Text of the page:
FIG. 10 is a block diagram schematic of example circuitry that may be used in electronics assembly 208 coupled to resonant tunneling sensor assembly 202. In one example embodiment, signal conditioning device 214 may include a high-impedance input stage 216 for receiving the tunneling signal from the sensor assembly, such as may include metal-oxide-semiconductor field effect transistors (MOSFETs) circuitry. Because of the relatively low-level of electrical currents that may be involved (e.g., in the order of a few nanoamperes), a drift cancellation stage 218 may be used to provide suitable cancellation or reduction to circuit parameter drifts (e.g., DC drift, gain drift, etc.) that may arise over time and/or as the result of temperature variation, for example. In one example embodiment, signal conditioning device 214 may be configured as a multi-channel signal conditioning device and may include a multiplexer stage 220 coupled to an analog-to-digital converter stage 222 in turn coupled to supply a digitized tunneling signal to a controller, which in one example embodiment may comprise a logic state machine 224. State machine 224 may be configured to execute a control strategy configured to reduce the effect of noise on a measurement of the electric field. For example, state machine 224 may be configured to execute a number of states consistent with the control strategy (e.g., correlated double sampling) configured to reduce the effect of noise, such as low-frequency noise, on the measurement of the electric field. For example, during a first example state the controllable characteristic (e.g., gap spacing) of the electron state definers may be selected to suppress a response of the tunneling device to the electric field to obtain a measurement of noise. During a second example state, the controllable characteristic of the electron state definers may be selected to elicit the response of the tunneling device to the electric field to obtain a measurement of the tunneling signal plus noise. During a third state, a subtraction of the measurement obtained in the second state from the measurement obtained in the first state is performed to obtain a measurement of the tunneling signal, which is substantially free of noise. In one example embodiment, at least some of the circuitry in electronics assembly 208 may be synchronously controlled by controller 212 to achieve the control strategy configured to reduce the effect of noise (e.g., low-frequency noise) on the measurement of the electric field. For example, multiplexer stage 220 may be controlled by the controller to synchronously multiplex respective measurements based on the states of the state machine.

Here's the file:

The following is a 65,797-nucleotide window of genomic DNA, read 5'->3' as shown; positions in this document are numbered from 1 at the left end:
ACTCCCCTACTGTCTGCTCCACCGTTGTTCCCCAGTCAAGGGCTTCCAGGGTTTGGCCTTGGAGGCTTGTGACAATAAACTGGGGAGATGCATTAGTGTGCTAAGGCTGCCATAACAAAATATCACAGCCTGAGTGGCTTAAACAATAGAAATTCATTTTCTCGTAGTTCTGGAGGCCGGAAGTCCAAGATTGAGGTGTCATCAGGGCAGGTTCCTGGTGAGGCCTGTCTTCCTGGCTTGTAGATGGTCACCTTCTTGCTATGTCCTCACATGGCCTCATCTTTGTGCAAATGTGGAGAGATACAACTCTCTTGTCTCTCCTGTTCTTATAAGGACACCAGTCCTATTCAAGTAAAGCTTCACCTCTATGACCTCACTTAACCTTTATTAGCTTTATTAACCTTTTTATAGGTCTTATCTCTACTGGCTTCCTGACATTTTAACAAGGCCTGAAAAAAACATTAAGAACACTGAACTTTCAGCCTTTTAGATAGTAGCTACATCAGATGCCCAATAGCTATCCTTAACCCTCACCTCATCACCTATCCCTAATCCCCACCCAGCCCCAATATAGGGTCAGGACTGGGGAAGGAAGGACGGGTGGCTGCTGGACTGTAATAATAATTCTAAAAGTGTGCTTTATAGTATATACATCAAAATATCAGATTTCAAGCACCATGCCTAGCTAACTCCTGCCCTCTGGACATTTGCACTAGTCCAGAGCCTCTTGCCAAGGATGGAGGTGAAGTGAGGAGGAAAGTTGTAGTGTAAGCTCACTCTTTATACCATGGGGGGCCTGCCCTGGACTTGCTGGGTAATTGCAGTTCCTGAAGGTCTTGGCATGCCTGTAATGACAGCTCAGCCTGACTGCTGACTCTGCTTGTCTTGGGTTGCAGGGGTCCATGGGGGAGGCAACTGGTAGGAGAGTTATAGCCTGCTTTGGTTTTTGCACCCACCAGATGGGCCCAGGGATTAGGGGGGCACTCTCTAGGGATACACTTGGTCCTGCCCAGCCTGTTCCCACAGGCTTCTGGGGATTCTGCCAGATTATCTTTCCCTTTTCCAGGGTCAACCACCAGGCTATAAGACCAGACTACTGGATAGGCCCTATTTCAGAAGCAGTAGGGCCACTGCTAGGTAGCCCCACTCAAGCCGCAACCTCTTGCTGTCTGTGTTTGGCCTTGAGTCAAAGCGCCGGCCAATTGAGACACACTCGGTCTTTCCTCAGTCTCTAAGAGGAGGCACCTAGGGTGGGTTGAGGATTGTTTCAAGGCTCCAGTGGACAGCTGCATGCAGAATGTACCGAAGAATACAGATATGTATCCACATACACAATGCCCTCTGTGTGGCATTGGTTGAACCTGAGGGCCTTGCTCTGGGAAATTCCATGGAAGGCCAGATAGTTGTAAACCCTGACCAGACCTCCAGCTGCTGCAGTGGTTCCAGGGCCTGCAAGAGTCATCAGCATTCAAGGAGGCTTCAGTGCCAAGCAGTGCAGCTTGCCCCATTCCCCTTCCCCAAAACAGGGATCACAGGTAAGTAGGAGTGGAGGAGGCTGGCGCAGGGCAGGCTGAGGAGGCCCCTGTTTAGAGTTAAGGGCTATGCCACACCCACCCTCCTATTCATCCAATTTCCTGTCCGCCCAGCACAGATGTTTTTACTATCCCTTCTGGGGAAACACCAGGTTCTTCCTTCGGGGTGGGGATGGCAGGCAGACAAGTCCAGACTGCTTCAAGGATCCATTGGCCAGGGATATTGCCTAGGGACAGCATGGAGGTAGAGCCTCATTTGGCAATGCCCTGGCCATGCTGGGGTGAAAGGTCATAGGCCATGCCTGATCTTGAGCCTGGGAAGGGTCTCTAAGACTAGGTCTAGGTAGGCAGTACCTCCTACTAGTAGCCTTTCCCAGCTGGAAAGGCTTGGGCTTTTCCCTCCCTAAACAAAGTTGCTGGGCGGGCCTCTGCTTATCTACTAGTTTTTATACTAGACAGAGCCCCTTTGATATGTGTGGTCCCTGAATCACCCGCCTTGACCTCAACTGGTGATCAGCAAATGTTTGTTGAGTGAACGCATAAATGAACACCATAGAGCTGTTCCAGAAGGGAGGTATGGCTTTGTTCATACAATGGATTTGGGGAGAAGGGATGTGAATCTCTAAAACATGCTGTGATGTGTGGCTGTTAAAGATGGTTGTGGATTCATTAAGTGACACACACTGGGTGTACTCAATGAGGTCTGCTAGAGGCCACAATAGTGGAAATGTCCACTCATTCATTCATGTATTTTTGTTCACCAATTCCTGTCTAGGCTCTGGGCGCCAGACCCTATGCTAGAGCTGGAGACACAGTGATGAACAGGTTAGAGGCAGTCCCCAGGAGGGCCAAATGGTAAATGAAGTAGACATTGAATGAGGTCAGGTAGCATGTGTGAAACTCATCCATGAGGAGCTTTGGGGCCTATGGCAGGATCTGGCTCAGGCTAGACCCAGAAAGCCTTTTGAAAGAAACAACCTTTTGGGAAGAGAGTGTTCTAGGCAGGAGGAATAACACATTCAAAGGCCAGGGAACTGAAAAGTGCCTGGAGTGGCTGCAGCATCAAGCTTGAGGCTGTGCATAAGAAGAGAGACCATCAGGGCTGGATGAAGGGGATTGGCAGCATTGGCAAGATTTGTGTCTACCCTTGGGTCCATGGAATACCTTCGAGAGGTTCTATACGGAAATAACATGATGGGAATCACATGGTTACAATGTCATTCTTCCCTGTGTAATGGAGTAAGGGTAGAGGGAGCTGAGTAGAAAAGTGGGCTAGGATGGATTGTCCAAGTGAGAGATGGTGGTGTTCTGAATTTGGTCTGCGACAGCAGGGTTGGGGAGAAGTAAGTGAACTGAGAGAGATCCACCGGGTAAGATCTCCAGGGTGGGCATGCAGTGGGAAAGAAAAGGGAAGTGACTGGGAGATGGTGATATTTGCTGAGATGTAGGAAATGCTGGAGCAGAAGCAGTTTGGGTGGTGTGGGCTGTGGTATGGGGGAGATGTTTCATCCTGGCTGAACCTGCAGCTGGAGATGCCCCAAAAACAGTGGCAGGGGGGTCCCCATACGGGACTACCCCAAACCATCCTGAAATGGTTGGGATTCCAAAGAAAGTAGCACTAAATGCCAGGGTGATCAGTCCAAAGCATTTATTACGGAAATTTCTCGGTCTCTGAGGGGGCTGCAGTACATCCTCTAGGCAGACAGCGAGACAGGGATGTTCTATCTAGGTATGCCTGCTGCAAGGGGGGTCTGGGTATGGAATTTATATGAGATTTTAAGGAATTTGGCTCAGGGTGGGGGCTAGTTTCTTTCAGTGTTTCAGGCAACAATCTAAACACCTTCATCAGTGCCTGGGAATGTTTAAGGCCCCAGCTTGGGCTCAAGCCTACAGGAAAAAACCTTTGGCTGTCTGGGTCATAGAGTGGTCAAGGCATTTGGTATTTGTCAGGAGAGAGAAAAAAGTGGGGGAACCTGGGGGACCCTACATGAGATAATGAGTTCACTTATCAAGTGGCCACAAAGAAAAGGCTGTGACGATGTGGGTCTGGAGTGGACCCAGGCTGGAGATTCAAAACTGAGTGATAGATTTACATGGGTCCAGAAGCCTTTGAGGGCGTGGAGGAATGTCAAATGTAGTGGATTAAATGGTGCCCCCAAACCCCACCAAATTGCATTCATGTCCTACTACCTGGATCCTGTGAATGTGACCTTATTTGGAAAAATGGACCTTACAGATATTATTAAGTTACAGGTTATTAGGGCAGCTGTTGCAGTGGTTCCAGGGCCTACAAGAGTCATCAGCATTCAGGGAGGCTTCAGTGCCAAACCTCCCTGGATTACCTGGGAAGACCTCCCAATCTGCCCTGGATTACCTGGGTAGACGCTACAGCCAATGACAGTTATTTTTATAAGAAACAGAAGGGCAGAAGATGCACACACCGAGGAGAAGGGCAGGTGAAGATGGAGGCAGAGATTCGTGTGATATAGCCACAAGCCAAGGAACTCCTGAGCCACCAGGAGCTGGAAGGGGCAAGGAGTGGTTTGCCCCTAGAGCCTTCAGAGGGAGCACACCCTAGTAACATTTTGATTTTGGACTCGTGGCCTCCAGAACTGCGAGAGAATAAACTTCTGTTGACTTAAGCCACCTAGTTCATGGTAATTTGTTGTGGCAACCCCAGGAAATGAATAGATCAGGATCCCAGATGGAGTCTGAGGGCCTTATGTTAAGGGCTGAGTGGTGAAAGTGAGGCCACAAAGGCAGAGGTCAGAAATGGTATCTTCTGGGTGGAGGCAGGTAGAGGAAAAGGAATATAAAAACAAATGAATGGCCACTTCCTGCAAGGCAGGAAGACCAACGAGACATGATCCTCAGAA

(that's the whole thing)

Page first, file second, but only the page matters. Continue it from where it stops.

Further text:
In one example embodiment, controller 212 may be coupled to a reference device 215 configured to reduce a noise effect due to one or more physical variable on a measurement of the electric field. In one example embodiment, reference device 215 may be a device, which is substantially insensitive to electric fields but capable of sensing other non-E-field variables, such as temperature, vibration, pressure, etc., which could affect the E-field measurement accuracy of the resonant tunneling device. In one example embodiment, controller 212 may be configured to differentially compensate for such non-electrically driven noise effects. For example, if a measurement of an electric field from the resonant tunneling device comprises a first component due to the electric field being measured plus a second component due to the non-electrical noise effects, then a difference of the output signal from the tunneling device from the output signal from the reference device would be able to obtain a measurement of the electric field which is essentially free from inaccuracies, which otherwise may be introduced due to any such non-E-field variables.

FIG. 10 further illustrates a bias generator device 226 configured to generate a bias signal, such as a bias voltage applied to an electrode (e.g., gate) of the tunneling device. For example, tuning of resonant tunneling peaks 74 (FIG. 5) may in part be achieved by varying the bias voltage applied to the electrode. A drive control 228 may be configured to generate a suitable signal for driving excitation device 206 (FIG. 10) to modulate the variable characteristic (e.g., gap spacing, heterojunction interface thickness).